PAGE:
The Grande Dame is a lovely and very fragrant hybrid tea.
Here’s what Weeks Roses has to say about this 2011 release…
“Everything old is new again … or is it the other way around?
Here’s a clean mean flowering machine whose big bountiful beauties reek with old rose romance, style & fragrance. Each lovely blossom invites you to bury your nose…to swoon from the perfume of the ‘old time’ roses of your dreams. A big vigorous ‘shrubby’ bush whose nodding clusters, abundant deep-green leaves & low-thorned cutting stems provide a perfect touch to a landscape or bouquet.”
This is my 3rd year to grow the Grande Dame and she always gets noticed.
This rose is a modern bloomer with old world charm and mixing old and new is what my garden is all about!
At the end of the growing season I get a little frantic thinking about the long winter and start working on my list of roses to add to my garden next year. Click here to read about the preliminary list.
Before we even had the first snow I began to “weed” through my first list of ideas to get down to the nitty gritty of what I will add to the garden–armed with URLs and a stack of catalogs.
Here are the roses I couldn’t resist and have ordered for 2012!
Clusters of old-fashioned, cherry-red blooms with a dark pink reverse are proudly displayed non-stop from spring to fall above dark green, glossy foliage. With a relaxed, open habit, this shrub rose can easily get a bit wild, but a little pruning will ensure it dances only where you want it. This performer is extremely disease resistant. A natural for borders and mass plantings. Grown own root. Flower Size: 2-4″ Fragrance: Mild Hybridizer: Beales, 2006.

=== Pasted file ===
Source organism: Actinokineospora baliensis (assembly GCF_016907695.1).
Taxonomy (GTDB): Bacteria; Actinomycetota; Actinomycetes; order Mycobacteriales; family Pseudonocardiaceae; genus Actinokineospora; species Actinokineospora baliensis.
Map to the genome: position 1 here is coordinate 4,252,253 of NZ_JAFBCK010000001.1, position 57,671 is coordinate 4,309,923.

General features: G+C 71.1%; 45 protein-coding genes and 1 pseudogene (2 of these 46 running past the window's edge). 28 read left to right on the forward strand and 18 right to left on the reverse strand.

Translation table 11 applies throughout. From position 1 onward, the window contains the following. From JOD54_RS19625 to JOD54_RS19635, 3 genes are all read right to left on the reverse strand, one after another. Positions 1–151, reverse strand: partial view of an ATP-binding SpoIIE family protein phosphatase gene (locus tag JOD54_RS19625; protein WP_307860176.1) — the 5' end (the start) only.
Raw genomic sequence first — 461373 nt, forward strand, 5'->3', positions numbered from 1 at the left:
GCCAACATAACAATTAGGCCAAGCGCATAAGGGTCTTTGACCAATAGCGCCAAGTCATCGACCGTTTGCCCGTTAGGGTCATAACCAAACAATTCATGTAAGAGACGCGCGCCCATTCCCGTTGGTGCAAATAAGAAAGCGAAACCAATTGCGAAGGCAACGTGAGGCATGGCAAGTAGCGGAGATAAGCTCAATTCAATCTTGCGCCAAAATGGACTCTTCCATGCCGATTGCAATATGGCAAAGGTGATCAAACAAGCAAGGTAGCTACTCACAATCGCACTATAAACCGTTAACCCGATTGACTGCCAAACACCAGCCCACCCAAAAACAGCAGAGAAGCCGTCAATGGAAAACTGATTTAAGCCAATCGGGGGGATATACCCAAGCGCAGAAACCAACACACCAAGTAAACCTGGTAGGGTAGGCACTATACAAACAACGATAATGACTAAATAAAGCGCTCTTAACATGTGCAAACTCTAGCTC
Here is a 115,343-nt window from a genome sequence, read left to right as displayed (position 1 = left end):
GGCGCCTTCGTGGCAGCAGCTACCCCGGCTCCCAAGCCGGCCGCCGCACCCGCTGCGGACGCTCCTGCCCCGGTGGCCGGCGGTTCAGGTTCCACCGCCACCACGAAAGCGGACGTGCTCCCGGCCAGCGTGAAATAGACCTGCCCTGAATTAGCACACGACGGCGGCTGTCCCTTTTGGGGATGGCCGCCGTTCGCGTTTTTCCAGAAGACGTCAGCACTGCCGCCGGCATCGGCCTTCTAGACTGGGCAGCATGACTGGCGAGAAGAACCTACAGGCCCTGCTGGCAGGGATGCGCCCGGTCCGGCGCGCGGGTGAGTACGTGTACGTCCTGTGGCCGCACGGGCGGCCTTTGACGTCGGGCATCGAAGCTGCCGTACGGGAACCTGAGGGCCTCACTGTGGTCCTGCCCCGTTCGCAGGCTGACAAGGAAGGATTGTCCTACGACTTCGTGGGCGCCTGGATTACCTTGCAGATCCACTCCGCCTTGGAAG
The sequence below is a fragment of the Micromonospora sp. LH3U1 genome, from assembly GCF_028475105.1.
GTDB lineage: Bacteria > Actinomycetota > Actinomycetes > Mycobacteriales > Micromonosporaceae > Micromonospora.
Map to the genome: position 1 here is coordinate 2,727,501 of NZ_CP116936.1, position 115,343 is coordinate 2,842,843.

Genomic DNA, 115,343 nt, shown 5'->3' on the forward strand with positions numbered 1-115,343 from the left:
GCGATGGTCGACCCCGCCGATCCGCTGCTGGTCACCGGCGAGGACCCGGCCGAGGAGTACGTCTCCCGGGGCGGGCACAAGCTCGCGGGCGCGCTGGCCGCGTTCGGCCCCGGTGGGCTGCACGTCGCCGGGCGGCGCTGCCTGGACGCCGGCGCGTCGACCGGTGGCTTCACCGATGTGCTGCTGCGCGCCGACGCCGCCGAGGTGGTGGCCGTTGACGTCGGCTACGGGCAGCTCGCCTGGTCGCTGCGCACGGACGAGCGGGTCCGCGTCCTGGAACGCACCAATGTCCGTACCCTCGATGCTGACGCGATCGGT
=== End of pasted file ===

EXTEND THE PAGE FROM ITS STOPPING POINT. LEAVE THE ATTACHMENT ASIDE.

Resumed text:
Grande Dame (Read about the one I planted last year … here.)
Everything old is new again … or is it the other way around? Here’s a clean mean flowering machine whose big bountiful beauties reek with old rose romance, style & fragrance. Each lovely blossom invites you to bury your nose…to swoon from the perfume of the ‘old time’ roses of your dreams. A big vigorous ‘shrubby’ bush whose nodding clusters, abundant deep-green leaves & low-thorned cutting stems provide a perfect touch to a landscape or bouquet.
This sport of the free-flowering Aloha climbing rose bears large, full blooms in a beautiful blend of apricot and salmon. Enhanced by dark, glossy green foliage, the flowers are borne in flushes all season and infuse the air with their strong fragrance. An easy-care, hardy, disease resistant climber that won’t take over and can easily be trained on a pillar. Grown own root. Flower Size: 4-5″ Fragrance: Strong Hybridizer: Beales, 1996.
This climber is a nicely manageable size just right for arbors and patios. You will love the soft color and subtle fragrance, not to mention the easy-care, disease-resistant foliage! Eden reaches 8 feet tall and 5 feet wide.
Just before our wonderful American icon left us, she selected this exceptional rose to bear her name. Julia loved the even butter gold color & the licorice candy fragrance. Yet it wasn’t just the old-fashioned blooms that inspired the recipe. The perfectly rounded habit, super glossy leaves & great disease resistance finish off the dish. An awesome AARS award winner.
Doesn’t that sound beautiful! Add to all that … my friend Chris, The Redneck Rosarian, shared picture after picture after picture of his beautiful Julia Child roses last summer. I was green with envy and just had to have some for myself. Did you see his pictures??? Take a look at his blog, then look in the mirror … you just might turn green too! Click here…
I rarely see a rose I don’t want but this year I am focusing more on disease resistant roses to eliminate the need for chemicals.
What about you, what are you adding to your garden this year?